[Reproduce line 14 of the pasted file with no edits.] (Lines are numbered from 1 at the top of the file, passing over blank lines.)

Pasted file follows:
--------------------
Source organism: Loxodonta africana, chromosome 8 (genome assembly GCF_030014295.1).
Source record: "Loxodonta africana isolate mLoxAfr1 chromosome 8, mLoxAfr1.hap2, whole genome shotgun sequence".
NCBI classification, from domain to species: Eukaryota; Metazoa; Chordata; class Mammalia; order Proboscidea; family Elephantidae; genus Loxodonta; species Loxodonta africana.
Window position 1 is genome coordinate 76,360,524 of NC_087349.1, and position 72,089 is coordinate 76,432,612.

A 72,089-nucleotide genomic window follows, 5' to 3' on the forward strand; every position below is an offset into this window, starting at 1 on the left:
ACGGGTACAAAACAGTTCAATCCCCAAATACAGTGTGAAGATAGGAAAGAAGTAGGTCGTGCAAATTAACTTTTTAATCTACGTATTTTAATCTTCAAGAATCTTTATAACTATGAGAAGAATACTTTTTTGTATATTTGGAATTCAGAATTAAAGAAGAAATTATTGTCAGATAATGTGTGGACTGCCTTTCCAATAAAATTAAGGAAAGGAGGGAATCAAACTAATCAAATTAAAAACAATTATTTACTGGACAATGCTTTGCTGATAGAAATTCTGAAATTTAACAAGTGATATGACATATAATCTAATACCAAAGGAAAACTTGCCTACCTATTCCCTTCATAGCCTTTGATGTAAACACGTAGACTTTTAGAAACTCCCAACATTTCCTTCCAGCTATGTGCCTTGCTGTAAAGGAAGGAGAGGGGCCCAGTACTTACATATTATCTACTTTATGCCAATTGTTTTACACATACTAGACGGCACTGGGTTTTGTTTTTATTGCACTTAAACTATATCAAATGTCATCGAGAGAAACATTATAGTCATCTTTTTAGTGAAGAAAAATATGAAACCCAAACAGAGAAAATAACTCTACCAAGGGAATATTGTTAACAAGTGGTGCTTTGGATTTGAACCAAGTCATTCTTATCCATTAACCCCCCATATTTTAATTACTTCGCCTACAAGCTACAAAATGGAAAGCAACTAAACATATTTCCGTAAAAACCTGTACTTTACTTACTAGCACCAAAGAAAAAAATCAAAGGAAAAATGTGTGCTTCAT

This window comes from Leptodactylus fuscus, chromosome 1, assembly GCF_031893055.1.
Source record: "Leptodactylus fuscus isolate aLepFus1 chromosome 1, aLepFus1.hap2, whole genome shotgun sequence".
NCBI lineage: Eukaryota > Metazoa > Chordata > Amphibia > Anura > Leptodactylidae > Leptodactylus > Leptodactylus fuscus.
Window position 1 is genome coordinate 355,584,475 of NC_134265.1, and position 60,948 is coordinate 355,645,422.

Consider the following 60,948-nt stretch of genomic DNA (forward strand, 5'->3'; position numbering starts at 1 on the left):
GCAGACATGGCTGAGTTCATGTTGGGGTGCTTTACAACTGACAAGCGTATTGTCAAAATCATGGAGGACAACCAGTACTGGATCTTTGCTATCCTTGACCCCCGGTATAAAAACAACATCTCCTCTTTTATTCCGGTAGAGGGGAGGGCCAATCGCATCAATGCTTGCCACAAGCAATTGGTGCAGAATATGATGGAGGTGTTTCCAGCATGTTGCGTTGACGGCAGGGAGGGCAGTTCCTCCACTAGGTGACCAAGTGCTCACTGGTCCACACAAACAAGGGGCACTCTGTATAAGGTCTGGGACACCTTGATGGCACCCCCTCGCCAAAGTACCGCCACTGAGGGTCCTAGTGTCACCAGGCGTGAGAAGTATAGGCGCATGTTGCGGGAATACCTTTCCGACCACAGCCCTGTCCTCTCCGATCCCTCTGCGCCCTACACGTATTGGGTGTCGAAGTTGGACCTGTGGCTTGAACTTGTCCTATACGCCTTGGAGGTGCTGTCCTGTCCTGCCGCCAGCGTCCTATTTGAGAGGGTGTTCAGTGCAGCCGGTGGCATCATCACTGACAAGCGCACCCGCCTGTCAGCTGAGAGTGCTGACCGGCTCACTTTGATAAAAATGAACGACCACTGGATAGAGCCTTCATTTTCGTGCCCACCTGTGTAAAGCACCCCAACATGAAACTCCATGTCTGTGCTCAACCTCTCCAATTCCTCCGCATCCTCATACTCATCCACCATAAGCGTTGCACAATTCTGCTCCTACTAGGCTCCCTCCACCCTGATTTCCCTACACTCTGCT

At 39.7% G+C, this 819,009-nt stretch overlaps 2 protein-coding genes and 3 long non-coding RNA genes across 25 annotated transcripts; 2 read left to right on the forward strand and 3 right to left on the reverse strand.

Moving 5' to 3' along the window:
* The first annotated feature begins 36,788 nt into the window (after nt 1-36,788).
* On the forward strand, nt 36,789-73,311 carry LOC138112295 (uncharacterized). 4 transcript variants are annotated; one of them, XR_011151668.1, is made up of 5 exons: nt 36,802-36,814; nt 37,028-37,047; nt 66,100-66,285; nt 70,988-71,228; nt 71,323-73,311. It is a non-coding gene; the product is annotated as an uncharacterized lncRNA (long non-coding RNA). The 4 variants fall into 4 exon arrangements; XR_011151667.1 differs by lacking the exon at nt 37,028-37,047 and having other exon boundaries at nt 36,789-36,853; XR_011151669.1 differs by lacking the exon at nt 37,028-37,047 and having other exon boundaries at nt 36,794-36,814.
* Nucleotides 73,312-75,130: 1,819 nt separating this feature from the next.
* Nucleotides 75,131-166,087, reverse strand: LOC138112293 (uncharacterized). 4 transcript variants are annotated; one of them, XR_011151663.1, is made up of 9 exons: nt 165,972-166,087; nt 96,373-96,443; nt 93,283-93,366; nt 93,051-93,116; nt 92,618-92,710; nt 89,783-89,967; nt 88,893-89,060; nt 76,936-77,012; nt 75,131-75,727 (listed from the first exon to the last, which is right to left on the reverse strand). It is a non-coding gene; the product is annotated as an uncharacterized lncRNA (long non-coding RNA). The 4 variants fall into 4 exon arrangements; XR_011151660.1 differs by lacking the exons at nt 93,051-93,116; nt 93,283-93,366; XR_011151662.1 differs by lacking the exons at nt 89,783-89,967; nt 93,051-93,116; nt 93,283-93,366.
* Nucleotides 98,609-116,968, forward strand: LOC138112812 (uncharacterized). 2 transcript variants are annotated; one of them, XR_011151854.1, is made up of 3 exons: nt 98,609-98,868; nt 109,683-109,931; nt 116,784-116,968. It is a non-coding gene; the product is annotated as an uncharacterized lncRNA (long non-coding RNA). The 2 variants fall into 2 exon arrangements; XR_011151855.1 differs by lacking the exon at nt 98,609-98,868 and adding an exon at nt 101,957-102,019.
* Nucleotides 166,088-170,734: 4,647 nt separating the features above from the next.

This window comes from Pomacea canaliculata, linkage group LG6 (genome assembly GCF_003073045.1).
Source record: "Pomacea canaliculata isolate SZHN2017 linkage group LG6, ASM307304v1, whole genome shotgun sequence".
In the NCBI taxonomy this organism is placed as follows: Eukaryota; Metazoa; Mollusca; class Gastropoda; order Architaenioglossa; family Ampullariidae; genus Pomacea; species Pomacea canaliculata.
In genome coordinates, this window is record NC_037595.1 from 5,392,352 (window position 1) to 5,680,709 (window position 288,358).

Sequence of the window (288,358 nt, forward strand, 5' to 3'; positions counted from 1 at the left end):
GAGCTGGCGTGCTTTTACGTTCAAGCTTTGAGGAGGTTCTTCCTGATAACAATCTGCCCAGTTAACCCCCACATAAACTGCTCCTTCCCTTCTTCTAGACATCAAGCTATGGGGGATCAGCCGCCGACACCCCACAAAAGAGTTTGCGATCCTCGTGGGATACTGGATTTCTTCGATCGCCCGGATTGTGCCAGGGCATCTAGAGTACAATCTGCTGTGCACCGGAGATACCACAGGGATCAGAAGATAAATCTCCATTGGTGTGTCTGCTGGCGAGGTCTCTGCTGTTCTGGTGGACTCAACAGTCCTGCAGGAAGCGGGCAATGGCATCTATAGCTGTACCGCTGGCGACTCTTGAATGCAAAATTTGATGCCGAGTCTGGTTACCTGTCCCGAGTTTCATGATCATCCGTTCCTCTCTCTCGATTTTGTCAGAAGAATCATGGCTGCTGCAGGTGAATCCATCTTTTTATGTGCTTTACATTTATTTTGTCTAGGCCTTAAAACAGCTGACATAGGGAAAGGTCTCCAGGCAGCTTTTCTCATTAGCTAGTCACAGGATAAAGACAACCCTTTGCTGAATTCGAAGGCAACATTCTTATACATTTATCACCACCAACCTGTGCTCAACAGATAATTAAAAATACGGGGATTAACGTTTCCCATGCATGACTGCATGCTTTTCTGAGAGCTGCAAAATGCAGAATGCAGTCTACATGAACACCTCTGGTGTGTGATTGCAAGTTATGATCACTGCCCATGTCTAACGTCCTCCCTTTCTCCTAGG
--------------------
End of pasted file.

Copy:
Moving 5' to 3' along the window: